Back in 1930, Agatha Christie called Poirot “unbearable”, and in 1960 “vile, pompous, tiring, egocentric, inactive”. But readers loved him, and Christy did not leave the character, considering it her duty to them. Poirot dies only a year before the death of Agatha Christie in the novel Curtain, published in 1975. The action takes place in Stiles, where he began his triumphant career in England. Hercule Poirot was the only fictional character to whom an obituary was provided on the front page of The New York Times: “August 6, 1975. Hercule Poirot, a famous Belgian detective, died.”
Currently, the rights to the character belong to the grandson of the writer Matthew Pritchard.
Appearance and personal qualities
Poirot is small in stature, with an egg-shaped head, black hair that he begins to dye with age (some on-screen incarnations are depicted balding or bald), “cat eyes”, well-groomed clothes, shoes (often leather shoes) and a mustache, which are his pride. Poirot’s way of dressing is obsolete over the years. Poirot always keeps his home clean. His house is in perfect order, and everything is in place. His clothes are always clean, there is not a single speck of dust on him. This almost manic passion for order also helps him in solving crimes. Poirot is very punctual, carries a pocket watch.
Poirot is not modest and openly calls himself a great man. He tries to complete the investigation with a dramatic finale, sometimes even with theatrical elements.
By revealing family dramas and love secrets, even some minor crimes, during the investigation, he only makes them public if absolutely necessary.
For all the time he lived in England, Poirot had never been interested in women. He himself said that women were his weakness, but he did not fall in love with anyone. The detective fell in love only once in Belgium when he was young and worked in the police, but this novel was not successful.
Poirot speaks pure English, but sometimes speaks with a strong accent. He explains this in the novel “The Tragedy in Three Acts”: when he speaks with a strong accent, everyone begins to think that he is a simple foreigner who does not even know how to speak English, and do not pay attention to him. This helps Poirot to catch the killer without frightening him.
Although the name Hercule comes from the name of the ancient hero Hercules (Hercules), but if the former accomplishes his exploits thanks to incredible physical strength, then Poirot using the “little gray cells” of the brain (Fig. 8).
Poirot’s method is to link all the facts, no matter how insignificant, into a single picture. He is able to remember the smallest details of the testimonies of witnesses, and it is these details that lead him to the correct solution to the problem. The pursuit of truth and the lack of scrupulousness allows him to rummage through other people’s things, read other people’s letters and eavesdrop on conversations. Hastings, as a typical English gentleman, always protests against such methods. Poirot is also a lover of psychological experiments. Such experiments have repeatedly allowed him to figure out the killer. Poirot talks about the role of a detective:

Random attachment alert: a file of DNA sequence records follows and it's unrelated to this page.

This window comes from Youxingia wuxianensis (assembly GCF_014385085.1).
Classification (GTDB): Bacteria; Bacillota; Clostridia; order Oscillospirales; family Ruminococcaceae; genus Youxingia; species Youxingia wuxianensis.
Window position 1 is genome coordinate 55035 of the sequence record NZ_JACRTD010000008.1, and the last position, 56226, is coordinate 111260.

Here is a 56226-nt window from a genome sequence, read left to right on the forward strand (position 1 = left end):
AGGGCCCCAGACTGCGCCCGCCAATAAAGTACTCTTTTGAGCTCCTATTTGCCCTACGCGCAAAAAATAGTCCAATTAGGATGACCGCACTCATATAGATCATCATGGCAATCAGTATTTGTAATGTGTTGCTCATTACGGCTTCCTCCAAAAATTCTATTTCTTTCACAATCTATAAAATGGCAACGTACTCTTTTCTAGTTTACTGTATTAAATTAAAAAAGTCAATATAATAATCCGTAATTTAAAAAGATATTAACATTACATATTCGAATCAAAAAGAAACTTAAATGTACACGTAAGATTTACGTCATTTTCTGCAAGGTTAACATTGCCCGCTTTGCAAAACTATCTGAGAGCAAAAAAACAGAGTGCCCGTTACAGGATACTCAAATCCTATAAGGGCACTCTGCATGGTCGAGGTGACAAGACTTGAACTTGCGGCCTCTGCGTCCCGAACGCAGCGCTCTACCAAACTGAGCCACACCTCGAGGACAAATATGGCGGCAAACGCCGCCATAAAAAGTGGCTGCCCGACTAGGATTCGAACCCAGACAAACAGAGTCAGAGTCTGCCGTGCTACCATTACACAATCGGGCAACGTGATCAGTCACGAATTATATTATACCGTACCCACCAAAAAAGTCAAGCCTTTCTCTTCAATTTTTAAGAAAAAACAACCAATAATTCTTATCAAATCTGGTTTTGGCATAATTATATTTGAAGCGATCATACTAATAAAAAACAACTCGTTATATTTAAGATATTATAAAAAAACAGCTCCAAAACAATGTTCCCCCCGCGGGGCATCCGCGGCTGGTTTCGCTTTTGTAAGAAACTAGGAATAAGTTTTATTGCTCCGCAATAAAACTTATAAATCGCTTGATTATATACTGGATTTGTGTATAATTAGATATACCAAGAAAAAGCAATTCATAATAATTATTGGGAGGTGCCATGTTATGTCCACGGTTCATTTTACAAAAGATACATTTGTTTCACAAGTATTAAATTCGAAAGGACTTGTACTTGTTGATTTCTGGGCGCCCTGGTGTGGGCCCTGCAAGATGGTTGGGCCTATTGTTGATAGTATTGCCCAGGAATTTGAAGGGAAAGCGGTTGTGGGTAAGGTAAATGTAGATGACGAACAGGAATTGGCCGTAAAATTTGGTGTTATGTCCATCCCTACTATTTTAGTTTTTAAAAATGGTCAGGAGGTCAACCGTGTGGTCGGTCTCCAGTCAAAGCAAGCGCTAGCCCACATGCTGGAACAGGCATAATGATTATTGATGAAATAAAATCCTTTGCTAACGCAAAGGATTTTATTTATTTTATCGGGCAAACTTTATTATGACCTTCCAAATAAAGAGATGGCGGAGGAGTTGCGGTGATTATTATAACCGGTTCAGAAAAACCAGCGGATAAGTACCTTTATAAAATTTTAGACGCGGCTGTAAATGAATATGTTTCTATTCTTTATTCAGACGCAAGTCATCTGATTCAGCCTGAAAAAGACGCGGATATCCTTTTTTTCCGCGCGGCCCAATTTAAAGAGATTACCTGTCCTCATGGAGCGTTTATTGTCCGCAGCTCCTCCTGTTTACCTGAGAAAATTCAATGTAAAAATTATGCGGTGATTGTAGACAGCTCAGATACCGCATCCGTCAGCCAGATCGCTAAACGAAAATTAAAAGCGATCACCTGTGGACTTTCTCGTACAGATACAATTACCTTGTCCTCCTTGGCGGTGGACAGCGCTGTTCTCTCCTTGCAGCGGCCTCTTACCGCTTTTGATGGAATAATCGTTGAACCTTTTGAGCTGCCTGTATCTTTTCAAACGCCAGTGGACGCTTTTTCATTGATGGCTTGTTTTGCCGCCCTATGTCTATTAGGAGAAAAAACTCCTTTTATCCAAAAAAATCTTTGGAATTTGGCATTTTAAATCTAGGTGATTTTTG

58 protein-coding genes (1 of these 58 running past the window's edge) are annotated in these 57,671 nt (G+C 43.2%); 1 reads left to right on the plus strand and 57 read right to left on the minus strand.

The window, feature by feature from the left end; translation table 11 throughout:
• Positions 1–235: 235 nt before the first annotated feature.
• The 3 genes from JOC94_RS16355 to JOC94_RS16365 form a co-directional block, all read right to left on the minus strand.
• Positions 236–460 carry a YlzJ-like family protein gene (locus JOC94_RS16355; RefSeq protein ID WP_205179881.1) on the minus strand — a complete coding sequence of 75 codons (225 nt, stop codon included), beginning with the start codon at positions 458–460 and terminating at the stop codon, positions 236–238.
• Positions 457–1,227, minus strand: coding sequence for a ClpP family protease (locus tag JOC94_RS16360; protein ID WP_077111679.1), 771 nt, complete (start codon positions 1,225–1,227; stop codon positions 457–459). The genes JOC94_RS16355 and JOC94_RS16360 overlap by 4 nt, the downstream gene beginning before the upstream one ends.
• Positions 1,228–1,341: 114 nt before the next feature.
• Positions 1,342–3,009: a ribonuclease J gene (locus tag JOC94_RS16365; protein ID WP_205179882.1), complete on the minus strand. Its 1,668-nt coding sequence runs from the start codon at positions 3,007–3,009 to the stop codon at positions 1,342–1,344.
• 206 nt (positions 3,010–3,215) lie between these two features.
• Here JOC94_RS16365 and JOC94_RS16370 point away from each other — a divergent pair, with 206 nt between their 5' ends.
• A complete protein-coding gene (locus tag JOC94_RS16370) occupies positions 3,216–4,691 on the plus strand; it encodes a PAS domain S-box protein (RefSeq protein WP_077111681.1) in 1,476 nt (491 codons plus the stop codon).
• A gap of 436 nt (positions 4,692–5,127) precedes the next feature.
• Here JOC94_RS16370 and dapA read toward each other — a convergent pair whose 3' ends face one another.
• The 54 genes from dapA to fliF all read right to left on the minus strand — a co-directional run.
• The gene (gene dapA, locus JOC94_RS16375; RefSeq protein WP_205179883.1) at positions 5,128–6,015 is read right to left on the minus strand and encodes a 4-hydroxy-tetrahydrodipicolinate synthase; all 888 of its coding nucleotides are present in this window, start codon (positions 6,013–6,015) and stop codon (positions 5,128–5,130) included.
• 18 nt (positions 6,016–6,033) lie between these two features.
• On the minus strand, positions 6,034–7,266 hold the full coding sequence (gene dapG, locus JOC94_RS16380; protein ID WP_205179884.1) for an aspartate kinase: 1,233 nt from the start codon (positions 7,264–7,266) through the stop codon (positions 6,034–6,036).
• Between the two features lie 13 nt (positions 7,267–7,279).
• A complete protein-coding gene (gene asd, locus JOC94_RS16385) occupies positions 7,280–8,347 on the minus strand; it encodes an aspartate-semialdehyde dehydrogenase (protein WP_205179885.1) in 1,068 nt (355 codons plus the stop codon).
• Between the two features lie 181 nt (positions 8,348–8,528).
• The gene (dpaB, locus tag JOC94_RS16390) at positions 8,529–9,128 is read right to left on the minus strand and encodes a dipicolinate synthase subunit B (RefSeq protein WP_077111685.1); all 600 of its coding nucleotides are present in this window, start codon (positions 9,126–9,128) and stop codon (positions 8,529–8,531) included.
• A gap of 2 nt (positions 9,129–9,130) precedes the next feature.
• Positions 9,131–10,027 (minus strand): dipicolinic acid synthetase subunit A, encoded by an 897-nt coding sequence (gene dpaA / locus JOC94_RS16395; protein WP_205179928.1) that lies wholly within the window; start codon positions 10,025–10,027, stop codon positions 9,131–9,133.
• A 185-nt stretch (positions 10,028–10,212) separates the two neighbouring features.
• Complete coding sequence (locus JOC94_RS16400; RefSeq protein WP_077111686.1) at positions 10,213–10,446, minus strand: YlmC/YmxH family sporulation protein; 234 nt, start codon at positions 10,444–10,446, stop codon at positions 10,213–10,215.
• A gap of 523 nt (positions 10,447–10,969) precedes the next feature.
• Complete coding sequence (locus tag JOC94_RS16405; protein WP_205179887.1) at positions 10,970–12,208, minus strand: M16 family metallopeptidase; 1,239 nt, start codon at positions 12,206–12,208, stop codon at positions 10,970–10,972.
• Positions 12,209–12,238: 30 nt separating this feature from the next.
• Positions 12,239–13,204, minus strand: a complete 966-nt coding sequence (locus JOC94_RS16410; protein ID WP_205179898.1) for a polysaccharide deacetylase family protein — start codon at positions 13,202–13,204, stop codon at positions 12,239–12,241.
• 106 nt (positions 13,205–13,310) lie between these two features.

Often, Poirot is accompanied by Captain Hastings (in 8 novels until 1940 and most of the stories). Poirot investigates many crimes alone, and sometimes he is accompanied by Miss Lemon, Ariadne Oliver or Chief Inspector Jepp. In one of the novels, Poirot’s companion is a character who, it turns out, was the killer. In the novels “Cards on the Table”, “Death on the Nile” and some other Poirot deals with other heroes of Christie. In the novels “Drama in 3 Acts” and “The Clock,” Poirot does not play the main role, but it is he who unravels the riddle at the end.
Captain arthur hastings
In the first book, Poirot meets Captain Hastings, whom he met earlier in Belgium, and they become friends. Arthur Hastings is also present in the last book with the participation of Hercule Poirot’s Curtain, where he becomes the main character and reveals the secret of the plot after the death of the great detective.
Arthur Hastings – a retired military man, a gallant sentimental gentleman, a true representative of England of his time; has a developed imagination, courageous and faithful friend of Poirot. He believes that he “understands women well”, however, he is often deceived in his expectations; in almost every book he meets a woman whom he feels from sympathy and sympathy to falling in love and even love (“Murder on the Golf Course”). Poirot considers Hastings not very smart, but useful for his ability to “stumble” on the truth.
At the end of the Silent Witness, the captain acquires a terrier named Bob. Hastings marries a young singer, Dalsi Duvin (Murder on a Golf Course) and leaves with her for Argentina, where they have two boys and two girls. Sometimes he comes to England on business, and to visit Poirot. His wife dies before the Curtain, and his adult daughter Judith appears in the same place.
Ariadne Oliver accompanies Poirot in almost all of Christie’s later novels. She replaces Hastings and instead makes a traditional detective trick: she says something that accidentally prompts Poirot to make the right decision. First meets Poirot in the novel “Cards on the Table”, and the last book in which Mrs. Oliver is present is entitled “Elephants Can Remember.”